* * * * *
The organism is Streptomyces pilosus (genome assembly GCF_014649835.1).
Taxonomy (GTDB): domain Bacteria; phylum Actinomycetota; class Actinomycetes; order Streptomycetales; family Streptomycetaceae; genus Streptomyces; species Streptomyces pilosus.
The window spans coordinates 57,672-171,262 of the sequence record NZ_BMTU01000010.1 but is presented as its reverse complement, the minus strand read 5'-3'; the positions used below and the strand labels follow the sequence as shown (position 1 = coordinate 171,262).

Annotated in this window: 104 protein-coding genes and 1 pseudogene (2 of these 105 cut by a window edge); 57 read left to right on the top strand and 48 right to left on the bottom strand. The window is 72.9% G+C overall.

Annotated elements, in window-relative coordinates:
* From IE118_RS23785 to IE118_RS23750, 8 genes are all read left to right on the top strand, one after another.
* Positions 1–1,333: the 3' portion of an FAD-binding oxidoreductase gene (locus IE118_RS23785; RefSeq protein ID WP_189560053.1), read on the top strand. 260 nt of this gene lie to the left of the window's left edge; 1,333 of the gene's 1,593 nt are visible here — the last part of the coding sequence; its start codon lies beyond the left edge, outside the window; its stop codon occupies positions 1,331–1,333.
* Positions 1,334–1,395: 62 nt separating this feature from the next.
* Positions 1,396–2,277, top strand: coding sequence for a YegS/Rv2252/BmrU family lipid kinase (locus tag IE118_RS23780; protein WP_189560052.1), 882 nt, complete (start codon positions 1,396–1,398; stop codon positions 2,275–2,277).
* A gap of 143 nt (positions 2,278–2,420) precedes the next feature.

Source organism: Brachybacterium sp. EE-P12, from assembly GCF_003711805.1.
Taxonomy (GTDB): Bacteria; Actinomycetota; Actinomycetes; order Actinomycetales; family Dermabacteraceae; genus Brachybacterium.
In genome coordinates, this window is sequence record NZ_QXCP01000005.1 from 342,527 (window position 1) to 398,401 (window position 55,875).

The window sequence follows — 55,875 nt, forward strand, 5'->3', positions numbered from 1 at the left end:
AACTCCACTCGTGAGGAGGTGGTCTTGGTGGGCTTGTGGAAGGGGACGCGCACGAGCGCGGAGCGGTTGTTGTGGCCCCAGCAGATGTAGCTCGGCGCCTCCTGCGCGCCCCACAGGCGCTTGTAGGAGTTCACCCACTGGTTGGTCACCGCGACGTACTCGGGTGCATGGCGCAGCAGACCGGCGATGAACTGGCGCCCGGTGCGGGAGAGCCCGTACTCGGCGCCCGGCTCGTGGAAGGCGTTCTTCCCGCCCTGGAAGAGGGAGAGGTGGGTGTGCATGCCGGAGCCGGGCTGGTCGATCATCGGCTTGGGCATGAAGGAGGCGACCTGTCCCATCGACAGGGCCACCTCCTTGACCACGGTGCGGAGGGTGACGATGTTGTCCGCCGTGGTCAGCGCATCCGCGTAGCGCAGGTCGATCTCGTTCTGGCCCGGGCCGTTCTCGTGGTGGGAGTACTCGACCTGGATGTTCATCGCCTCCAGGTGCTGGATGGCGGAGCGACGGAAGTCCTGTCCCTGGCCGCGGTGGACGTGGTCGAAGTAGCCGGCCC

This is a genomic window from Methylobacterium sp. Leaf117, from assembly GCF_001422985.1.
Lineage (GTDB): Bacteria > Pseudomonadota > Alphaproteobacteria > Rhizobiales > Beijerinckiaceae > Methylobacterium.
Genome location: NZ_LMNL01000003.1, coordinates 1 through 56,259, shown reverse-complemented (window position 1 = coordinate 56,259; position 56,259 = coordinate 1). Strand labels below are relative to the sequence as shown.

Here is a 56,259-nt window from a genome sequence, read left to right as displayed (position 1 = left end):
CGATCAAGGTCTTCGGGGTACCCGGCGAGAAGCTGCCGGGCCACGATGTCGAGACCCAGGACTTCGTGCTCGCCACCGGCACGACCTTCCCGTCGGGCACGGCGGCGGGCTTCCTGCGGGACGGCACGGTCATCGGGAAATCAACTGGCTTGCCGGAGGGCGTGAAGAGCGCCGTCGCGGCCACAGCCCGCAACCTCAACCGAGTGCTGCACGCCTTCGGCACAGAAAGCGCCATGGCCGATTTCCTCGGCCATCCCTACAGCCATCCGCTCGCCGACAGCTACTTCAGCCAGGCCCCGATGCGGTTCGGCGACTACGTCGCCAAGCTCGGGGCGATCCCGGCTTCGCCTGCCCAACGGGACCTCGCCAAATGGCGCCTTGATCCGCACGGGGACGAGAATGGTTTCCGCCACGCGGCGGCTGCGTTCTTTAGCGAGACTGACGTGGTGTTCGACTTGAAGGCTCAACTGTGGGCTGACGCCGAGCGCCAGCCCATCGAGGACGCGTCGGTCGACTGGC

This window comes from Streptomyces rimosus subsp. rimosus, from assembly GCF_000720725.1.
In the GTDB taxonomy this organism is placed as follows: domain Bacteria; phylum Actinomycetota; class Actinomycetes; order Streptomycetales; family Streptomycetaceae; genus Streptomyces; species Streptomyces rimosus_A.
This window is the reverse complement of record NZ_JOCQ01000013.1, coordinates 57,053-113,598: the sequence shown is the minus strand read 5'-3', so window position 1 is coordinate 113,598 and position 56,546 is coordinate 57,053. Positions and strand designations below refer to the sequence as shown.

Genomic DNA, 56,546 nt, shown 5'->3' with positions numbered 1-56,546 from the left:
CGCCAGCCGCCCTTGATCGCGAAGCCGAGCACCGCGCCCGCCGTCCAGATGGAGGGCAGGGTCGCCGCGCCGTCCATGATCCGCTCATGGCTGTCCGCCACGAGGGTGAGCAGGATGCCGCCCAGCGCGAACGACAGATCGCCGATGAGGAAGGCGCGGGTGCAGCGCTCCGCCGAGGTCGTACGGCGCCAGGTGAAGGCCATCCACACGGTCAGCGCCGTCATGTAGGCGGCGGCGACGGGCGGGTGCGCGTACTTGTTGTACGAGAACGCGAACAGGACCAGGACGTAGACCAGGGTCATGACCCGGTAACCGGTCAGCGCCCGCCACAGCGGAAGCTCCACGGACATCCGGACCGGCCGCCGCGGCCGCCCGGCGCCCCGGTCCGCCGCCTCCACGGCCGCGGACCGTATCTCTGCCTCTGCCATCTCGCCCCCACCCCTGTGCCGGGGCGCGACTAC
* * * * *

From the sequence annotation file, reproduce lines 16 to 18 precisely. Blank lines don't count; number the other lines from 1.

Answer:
This is a genomic window from Methylobacterium sp. Leaf117, from assembly GCF_001422985.1.
Lineage (GTDB): Bacteria > Pseudomonadota > Alphaproteobacteria > Rhizobiales > Beijerinckiaceae > Methylobacterium.
Genome location: NZ_LMNL01000003.1, coordinates 1 through 56,259, shown reverse-complemented (window position 1 = coordinate 56,259; position 56,259 = coordinate 1). Strand labels below are relative to the sequence as shown.